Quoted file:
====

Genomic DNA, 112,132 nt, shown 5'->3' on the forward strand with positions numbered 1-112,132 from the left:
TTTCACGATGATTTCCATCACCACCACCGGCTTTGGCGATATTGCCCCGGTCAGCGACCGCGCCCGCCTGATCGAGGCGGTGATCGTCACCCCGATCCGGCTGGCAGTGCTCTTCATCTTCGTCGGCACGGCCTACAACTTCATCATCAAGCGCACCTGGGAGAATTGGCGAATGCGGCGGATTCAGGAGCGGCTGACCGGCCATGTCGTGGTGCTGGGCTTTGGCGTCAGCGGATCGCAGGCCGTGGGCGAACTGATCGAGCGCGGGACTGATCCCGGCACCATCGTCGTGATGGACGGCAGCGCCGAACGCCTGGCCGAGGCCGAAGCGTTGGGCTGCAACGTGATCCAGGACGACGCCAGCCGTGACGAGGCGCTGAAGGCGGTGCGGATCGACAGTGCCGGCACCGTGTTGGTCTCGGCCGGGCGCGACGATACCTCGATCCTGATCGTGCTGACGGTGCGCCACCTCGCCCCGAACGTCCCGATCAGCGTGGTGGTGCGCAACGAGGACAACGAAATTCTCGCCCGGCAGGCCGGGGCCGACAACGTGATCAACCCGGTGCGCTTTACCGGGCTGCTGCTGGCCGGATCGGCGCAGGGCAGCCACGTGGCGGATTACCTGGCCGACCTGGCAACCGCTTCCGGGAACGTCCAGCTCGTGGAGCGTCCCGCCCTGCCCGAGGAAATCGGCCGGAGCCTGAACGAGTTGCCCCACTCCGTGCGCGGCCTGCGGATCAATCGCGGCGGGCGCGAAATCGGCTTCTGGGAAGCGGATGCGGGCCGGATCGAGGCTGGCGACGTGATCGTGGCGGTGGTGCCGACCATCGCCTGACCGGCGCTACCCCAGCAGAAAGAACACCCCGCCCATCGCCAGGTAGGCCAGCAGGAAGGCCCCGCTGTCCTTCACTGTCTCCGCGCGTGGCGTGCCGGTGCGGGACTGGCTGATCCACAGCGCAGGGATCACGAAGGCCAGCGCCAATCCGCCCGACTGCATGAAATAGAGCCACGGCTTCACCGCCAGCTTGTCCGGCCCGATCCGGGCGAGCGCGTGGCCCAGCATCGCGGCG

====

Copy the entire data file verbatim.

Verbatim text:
Genomic DNA, 112,132 nt, shown 5'->3' on the forward strand with positions numbered 1-112,132 from the left:
TTTCACGATGATTTCCATCACCACCACCGGCTTTGGCGATATTGCCCCGGTCAGCGACCGCGCCCGCCTGATCGAGGCGGTGATCGTCACCCCGATCCGGCTGGCAGTGCTCTTCATCTTCGTCGGCACGGCCTACAACTTCATCATCAAGCGCACCTGGGAGAATTGGCGAATGCGGCGGATTCAGGAGCGGCTGACCGGCCATGTCGTGGTGCTGGGCTTTGGCGTCAGCGGATCGCAGGCCGTGGGCGAACTGATCGAGCGCGGGACTGATCCCGGCACCATCGTCGTGATGGACGGCAGCGCCGAACGCCTGGCCGAGGCCGAAGCGTTGGGCTGCAACGTGATCCAGGACGACGCCAGCCGTGACGAGGCGCTGAAGGCGGTGCGGATCGACAGTGCCGGCACCGTGTTGGTCTCGGCCGGGCGCGACGATACCTCGATCCTGATCGTGCTGACGGTGCGCCACCTCGCCCCGAACGTCCCGATCAGCGTGGTGGTGCGCAACGAGGACAACGAAATTCTCGCCCGGCAGGCCGGGGCCGACAACGTGATCAACCCGGTGCGCTTTACCGGGCTGCTGCTGGCCGGATCGGCGCAGGGCAGCCACGTGGCGGATTACCTGGCCGACCTGGCAACCGCTTCCGGGAACGTCCAGCTCGTGGAGCGTCCCGCCCTGCCCGAGGAAATCGGCCGGAGCCTGAACGAGTTGCCCCACTCCGTGCGCGGCCTGCGGATCAATCGCGGCGGGCGCGAAATCGGCTTCTGGGAAGCGGATGCGGGCCGGATCGAGGCTGGCGACGTGATCGTGGCGGTGGTGCCGACCATCGCCTGACCGGCGCTACCCCAGCAGAAAGAACACCCCGCCCATCGCCAGGTAGGCCAGCAGGAAGGCCCCGCTGTCCTTCACTGTCTCCGCGCGTGGCGTGCCGGTGCGGGACTGGCTGATCCACAGCGCAGGGATCACGAAGGCCAGCGCCAATCCGCCCGACTGCATGAAATAGAGCCACGGCTTCACCGCCAGCTTGTCCGGCCCGATCCGGGCGAGCGCGTGGCCCAGCATCGCGGCG